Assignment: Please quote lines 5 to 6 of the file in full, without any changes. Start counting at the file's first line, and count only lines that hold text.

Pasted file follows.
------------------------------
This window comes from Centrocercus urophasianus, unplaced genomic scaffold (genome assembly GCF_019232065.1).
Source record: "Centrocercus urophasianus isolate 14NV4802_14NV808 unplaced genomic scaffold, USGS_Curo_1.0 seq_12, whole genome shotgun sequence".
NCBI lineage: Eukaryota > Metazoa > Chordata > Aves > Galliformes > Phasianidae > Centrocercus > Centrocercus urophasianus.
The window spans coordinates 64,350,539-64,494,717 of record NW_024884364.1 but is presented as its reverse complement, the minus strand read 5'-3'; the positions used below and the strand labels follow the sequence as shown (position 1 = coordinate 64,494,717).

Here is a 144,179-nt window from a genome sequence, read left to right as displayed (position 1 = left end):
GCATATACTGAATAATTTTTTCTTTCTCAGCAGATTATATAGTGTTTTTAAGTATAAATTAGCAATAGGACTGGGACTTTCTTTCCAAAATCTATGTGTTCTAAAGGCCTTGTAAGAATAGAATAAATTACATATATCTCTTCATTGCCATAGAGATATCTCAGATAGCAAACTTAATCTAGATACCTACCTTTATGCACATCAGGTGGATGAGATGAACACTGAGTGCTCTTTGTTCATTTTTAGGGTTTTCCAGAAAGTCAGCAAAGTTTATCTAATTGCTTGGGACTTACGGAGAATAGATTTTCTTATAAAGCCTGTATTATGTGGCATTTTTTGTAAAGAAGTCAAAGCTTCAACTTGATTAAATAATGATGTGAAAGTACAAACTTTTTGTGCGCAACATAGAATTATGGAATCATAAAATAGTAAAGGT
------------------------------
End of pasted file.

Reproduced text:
Here is a 144,179-nt window from a genome sequence, read left to right as displayed (position 1 = left end):
GCATATACTGAATAATTTTTTCTTTCTCAGCAGATTATATAGTGTTTTTAAGTATAAATTAGCAATAGGACTGGGACTTTCTTTCCAAAATCTATGTGTTCTAAAGGCCTTGTAAGAATAGAATAAATTACATATATCTCTTCATTGCCATAGAGATATCTCAGATAGCAAACTTAATCTAGATACCTACCTTTATGCACATCAGGTGGATGAGATGAACACTGAGTGCTCTTTGTTCATTTTTAGGGTTTTCCAGAAAGTCAGCAAAGTTTATCTAATTGCTTGGGACTTACGGAGAATAGATTTTCTTATAAAGCCTGTATTATGTGGCATTTTTTGTAAAGAAGTCAAAGCTTCAACTTGATTAAATAATGATGTGAAAGTACAAACTTTTTGTGCGCAACATAGAATTATGGAATCATAAAATAGTAAAGGT